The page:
I’ll begin with similarities I observed between the land of tango and the nation of apple pie.
The absence of trans fats in a given food product is heavily advertised on packaging.
Supersizing is not limited to the
Vegetarian items are becoming more mainstream at supermarkets. From soy burgers to soy milanesas (a traditional food, basically breaded beef or chicken cutlets), going meat-free in the world’s beef capital is becoming a little easier. Soymilk is unheard of for all intents and purposes, though, as are seitan and tempeh.
Fiber consumption is well below recommendations. Very few restaurants offer high-fiber vegetables as side dishes, beans and legumes are not staples, oatmeal is not a popular breakfast item, and whole grains are not consumed as often as they should be.
Now, the differences.
The gluten-free market is considerably larger in
Protein is not the star nutrient it is in the
Nuts, seeds, and legumes are not heavily consumed. Not only are they expensive for the average Argentine, they are also not culturally significant.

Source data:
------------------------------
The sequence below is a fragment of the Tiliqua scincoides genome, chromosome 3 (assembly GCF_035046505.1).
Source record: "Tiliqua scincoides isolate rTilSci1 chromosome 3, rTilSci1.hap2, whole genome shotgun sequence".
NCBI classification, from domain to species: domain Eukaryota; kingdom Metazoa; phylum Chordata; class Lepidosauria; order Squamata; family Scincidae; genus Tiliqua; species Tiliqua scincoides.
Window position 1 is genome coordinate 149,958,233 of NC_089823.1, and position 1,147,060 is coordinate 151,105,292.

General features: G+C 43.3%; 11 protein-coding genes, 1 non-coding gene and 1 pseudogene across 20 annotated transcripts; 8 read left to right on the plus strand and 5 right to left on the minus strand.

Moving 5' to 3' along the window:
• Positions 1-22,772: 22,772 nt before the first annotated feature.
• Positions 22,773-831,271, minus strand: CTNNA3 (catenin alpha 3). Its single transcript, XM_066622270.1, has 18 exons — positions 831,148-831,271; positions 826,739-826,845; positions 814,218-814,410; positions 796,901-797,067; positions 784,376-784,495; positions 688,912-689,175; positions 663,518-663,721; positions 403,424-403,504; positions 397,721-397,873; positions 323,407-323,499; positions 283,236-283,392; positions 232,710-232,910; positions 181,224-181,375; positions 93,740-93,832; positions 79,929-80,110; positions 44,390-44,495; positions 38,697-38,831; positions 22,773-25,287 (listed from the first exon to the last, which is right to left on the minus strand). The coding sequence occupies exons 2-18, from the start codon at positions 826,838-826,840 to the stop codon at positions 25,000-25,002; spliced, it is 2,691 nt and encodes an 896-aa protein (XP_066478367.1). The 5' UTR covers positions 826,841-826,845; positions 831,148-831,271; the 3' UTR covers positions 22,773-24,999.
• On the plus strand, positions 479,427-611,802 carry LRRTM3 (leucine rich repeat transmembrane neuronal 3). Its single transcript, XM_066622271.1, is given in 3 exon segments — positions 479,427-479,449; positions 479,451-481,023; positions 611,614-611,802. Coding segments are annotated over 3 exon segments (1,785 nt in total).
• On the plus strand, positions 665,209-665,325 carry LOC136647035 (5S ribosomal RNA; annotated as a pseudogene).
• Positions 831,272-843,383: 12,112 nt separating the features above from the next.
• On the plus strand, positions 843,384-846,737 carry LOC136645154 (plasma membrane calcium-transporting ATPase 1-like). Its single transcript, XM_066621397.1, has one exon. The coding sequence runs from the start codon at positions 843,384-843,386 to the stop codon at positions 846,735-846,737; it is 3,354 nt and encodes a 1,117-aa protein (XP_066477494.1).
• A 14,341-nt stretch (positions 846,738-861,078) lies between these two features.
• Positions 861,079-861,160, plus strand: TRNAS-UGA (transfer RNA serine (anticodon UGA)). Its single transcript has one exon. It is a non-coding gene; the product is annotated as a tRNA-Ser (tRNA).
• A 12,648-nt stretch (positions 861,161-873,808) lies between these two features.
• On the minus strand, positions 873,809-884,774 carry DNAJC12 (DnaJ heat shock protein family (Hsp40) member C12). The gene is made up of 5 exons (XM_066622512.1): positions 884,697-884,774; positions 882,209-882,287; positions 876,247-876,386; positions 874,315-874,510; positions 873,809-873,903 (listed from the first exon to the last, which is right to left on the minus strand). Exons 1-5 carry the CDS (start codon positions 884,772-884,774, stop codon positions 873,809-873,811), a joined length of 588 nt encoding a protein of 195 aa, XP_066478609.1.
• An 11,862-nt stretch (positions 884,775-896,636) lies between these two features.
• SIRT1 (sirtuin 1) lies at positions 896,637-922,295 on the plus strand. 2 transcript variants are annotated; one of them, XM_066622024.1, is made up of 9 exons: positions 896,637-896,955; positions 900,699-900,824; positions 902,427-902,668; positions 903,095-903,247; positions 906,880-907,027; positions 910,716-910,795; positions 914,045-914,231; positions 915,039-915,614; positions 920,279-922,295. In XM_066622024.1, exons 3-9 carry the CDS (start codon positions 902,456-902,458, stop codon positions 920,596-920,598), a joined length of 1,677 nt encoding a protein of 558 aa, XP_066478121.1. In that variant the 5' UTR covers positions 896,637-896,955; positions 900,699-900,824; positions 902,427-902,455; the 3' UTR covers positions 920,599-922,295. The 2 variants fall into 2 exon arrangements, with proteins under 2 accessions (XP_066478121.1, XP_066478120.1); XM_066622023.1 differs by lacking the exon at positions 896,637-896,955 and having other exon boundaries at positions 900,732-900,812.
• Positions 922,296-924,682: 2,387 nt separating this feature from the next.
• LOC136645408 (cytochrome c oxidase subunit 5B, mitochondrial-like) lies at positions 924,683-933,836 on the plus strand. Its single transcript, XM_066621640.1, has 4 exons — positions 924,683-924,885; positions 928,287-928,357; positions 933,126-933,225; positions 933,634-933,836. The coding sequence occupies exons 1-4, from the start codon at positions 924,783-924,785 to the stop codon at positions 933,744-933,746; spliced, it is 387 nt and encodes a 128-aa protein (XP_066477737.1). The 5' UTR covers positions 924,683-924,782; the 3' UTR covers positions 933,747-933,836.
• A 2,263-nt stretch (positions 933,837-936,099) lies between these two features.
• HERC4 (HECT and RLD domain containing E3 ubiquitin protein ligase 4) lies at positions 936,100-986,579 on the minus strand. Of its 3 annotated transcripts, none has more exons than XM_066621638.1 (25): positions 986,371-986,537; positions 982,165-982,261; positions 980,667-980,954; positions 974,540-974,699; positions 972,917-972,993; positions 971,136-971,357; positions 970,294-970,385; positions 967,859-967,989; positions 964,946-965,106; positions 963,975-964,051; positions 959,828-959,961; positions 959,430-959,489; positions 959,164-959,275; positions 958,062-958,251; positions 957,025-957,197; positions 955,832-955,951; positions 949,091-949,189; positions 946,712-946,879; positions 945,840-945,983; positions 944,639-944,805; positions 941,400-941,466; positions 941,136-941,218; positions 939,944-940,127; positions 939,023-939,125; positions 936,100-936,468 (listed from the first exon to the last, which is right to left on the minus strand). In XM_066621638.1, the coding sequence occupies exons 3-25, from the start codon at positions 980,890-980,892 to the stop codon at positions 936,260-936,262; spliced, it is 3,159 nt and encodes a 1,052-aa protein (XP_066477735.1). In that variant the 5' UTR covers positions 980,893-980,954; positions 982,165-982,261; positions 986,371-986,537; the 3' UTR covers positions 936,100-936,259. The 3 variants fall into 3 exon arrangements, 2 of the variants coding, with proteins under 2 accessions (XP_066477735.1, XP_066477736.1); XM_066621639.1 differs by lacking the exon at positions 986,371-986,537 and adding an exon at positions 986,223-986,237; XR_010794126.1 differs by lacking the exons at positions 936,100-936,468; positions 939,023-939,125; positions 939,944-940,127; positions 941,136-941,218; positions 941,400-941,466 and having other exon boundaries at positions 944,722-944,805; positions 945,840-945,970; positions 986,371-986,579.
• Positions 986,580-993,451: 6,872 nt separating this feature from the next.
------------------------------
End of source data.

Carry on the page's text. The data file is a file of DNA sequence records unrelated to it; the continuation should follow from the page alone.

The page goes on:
Despite being one of the world’s leading blueberry exporters, Argentines do not traditionally snack on this wonderful fruit.
When it comes to fighting the common cold, zinc lozenges are not advertised (or even sold, really).
For some odd reason, Omega-9 fatty acids are heavily advertised on foods containing them. I find this strange because Omega 9 is not essential (since our bodies are able to produce it). It is Omega 3 and 6 that we must obtain from the diet (although, as I have explained in the past, our Omega 3 to 6 ratio is scarily disproportionate).
I’ll expand on some of these points over the next week. Also, look for a “Shame on You” post on Argentina’s latest hotshot weight-loss doctor soon.